OK! Here I am doing the exercises from this guitar lesson axe in hand.
I am using an electric guitar since my acoustics are parked in open tuning at the moment. If its your first time practicing rhythm you'll likely need to take some time to get each exercise down pretty well before going on to the next.
But if you already do some sort of rhythm exercise routine where you count out loud then you will likely be able to catch on to this approach more easily.
In the beginning Paul does not count out loud for us.
He doesn't race through each lesson segment either but he could go slower.
He starts really simply though with an up-down stroke, he doubles that down and then an up-down-up triplet stroke. He gets his metronome out and sets at 60 bpm and has us do exercises. Here is where I wish he would count out loud. Then he ups its to 63 bpm (18:40) One-trip-let-two-trip-let-three-trip-let is how I would count that or one-two-three, one-two-three.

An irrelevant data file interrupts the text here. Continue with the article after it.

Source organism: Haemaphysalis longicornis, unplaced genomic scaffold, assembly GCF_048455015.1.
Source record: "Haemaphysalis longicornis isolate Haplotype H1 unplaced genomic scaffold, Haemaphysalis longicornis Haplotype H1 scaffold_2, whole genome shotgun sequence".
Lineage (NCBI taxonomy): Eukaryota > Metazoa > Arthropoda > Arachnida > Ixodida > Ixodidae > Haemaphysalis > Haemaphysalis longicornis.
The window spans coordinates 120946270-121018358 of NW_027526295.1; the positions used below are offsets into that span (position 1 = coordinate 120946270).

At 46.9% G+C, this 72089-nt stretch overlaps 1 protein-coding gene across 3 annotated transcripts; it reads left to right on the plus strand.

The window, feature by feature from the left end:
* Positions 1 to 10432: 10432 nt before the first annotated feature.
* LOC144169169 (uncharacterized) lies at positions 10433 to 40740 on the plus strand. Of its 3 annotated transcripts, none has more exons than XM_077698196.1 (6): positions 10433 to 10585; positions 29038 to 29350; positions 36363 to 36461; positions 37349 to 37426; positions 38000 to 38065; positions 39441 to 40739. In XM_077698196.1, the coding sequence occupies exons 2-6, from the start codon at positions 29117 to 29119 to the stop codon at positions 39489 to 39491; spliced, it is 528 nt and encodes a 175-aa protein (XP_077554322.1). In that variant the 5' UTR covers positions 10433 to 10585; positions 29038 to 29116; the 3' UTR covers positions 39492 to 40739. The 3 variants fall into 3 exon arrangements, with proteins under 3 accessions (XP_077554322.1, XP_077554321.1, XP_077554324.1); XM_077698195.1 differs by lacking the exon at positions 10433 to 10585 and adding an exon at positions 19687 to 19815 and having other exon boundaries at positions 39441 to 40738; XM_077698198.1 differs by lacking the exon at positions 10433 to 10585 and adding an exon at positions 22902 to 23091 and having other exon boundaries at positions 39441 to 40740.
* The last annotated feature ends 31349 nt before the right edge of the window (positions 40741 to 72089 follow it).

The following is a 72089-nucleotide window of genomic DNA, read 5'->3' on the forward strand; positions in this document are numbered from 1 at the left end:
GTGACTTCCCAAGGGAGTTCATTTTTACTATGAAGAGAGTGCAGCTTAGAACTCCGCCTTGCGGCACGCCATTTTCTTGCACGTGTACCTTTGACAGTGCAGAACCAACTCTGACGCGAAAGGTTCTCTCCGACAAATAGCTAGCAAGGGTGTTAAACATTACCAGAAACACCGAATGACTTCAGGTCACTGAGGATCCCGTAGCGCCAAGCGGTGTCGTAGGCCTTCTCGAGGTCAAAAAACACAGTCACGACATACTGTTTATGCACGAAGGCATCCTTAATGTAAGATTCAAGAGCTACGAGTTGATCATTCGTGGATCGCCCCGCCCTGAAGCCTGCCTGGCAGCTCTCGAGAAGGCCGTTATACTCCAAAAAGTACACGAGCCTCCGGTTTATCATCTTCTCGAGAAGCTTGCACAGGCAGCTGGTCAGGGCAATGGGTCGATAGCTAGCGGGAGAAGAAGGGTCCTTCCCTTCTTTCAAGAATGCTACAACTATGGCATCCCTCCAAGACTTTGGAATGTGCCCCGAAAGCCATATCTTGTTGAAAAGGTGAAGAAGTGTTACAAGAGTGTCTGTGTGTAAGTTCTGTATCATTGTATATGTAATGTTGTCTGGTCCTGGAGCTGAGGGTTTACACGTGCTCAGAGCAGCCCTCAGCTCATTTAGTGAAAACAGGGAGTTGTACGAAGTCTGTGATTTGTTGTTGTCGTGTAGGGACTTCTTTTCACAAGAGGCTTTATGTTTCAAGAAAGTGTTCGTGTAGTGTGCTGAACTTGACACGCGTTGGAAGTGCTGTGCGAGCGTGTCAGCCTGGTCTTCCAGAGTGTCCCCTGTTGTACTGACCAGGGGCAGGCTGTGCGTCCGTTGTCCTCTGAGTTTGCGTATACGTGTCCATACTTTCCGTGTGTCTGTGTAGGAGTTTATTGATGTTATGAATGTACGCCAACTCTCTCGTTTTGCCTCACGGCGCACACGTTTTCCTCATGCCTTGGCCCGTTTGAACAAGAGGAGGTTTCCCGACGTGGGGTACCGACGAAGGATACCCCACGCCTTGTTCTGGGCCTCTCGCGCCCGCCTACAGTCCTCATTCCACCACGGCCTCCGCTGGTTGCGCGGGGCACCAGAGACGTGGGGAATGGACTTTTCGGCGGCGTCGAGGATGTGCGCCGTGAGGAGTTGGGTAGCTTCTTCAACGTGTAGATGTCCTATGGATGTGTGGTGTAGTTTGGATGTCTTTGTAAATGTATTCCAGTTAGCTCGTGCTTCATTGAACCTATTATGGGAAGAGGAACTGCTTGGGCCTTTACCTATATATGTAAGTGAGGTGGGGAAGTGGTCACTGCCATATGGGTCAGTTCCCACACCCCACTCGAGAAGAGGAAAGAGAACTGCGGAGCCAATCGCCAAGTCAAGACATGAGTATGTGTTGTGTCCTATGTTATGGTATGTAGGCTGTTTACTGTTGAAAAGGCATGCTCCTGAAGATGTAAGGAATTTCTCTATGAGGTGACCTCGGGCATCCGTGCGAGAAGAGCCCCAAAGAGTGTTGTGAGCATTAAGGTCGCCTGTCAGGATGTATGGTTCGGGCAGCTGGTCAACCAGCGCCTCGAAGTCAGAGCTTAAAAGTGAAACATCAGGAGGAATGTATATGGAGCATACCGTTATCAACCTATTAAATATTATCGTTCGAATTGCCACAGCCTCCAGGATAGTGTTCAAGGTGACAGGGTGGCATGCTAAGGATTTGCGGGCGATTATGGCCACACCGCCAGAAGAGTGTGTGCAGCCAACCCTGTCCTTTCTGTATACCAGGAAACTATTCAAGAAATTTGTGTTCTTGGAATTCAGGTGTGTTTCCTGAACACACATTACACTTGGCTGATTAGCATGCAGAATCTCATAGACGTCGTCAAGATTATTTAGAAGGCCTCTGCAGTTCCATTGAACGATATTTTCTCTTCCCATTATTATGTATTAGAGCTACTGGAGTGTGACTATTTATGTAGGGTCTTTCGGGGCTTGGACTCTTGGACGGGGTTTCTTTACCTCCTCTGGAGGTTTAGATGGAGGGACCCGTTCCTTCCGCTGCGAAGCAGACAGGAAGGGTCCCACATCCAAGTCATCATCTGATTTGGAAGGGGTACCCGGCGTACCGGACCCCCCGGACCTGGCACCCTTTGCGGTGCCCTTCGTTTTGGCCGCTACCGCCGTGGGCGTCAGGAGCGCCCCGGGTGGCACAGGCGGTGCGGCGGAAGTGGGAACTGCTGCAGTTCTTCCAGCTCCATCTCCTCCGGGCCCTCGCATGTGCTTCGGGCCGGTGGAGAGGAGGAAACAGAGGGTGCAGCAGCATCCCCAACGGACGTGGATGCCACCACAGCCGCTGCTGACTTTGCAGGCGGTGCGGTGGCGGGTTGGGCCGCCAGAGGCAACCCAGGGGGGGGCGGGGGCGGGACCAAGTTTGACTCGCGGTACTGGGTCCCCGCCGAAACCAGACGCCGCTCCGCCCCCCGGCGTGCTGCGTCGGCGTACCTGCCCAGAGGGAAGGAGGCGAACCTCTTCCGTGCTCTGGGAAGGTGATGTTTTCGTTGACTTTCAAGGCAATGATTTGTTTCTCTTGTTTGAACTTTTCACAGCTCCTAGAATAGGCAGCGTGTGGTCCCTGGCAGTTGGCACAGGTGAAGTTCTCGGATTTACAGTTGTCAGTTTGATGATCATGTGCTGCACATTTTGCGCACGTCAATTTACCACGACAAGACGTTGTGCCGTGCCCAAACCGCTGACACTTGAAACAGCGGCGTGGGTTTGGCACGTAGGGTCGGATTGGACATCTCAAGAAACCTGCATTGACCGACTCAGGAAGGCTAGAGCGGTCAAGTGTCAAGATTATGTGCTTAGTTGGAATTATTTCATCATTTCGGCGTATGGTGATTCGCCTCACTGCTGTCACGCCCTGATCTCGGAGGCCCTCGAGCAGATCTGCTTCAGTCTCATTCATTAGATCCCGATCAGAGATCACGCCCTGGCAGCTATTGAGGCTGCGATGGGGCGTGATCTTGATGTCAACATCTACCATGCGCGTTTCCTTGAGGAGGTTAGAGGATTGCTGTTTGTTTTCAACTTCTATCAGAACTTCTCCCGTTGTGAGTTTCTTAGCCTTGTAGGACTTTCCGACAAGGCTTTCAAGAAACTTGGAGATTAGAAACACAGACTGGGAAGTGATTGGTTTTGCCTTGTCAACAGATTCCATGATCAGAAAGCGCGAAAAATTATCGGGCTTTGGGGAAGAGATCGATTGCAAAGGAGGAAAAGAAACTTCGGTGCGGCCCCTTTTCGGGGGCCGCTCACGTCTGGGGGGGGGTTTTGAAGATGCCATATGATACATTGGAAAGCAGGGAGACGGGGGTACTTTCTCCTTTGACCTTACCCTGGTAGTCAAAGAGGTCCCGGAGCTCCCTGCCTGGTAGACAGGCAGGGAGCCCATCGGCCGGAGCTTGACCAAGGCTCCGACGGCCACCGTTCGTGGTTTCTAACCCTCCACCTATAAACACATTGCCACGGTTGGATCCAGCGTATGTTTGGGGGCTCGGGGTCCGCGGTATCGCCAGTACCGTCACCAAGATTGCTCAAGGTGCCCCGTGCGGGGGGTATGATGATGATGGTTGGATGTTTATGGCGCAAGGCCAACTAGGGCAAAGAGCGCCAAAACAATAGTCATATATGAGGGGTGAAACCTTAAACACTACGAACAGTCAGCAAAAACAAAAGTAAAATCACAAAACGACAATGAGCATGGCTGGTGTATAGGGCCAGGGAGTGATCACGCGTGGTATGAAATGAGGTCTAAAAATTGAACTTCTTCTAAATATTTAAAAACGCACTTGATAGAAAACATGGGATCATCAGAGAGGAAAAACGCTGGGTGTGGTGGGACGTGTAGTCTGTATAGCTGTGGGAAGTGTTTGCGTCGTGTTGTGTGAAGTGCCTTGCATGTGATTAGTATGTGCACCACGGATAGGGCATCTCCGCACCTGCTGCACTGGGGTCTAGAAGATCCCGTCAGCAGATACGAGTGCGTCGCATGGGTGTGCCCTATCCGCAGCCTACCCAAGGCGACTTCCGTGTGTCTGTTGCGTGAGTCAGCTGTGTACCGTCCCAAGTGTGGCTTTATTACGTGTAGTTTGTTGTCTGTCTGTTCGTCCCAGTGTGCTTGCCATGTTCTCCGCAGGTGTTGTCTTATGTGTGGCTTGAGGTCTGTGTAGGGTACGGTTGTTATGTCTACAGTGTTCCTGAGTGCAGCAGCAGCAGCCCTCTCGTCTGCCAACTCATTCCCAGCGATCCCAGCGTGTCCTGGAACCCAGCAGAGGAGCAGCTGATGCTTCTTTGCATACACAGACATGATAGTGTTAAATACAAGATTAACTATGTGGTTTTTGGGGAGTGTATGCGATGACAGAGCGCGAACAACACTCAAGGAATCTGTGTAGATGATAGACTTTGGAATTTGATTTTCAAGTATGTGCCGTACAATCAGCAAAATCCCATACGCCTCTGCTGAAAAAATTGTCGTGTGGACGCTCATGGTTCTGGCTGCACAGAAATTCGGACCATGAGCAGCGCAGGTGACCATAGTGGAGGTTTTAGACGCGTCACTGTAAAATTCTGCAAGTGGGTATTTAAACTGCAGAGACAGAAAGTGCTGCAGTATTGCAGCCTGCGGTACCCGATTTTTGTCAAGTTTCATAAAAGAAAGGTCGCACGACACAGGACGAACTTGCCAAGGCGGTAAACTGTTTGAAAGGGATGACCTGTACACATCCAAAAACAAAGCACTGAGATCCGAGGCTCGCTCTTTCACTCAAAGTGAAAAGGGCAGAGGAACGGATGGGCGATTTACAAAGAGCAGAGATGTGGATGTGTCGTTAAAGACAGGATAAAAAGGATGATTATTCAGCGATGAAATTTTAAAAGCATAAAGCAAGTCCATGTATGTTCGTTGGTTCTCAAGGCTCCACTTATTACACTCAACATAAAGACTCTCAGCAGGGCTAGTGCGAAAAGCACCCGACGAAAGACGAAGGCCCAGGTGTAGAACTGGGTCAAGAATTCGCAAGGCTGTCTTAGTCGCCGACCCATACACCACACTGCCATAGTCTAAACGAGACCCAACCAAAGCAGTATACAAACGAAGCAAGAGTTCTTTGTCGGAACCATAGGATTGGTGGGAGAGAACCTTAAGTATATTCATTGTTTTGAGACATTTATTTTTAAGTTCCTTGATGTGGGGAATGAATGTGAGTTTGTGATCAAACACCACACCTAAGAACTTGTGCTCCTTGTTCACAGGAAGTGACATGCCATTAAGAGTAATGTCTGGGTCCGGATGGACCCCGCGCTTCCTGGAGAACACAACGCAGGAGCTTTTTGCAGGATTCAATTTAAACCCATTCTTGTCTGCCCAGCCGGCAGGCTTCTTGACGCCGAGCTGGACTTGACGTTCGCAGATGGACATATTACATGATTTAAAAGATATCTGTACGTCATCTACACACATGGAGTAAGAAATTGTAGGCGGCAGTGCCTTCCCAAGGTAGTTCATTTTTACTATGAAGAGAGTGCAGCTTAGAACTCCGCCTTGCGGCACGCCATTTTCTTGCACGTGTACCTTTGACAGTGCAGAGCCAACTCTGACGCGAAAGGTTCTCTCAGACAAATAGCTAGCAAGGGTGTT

Paul explains it Down-up-Down, Down-up-Down,( D.U.D. or DUD) and show us how this automatically created an accent. He throws in a 4th beat to make it 16th notes.
Simple sub-division and the C7 chord common to blue grass, folk, country, rock and roll and jazz. Here Paul starts to count out loud! He plays a measure of 8th notes and then a measure of 16th notes and repeats until its etched into your very being.
This is decent starting place for beginners and very similar to learning drum rudiments which is exactly what we need to count time.
We must let go of the life we have planned, so as to accept the one that is waiting for us.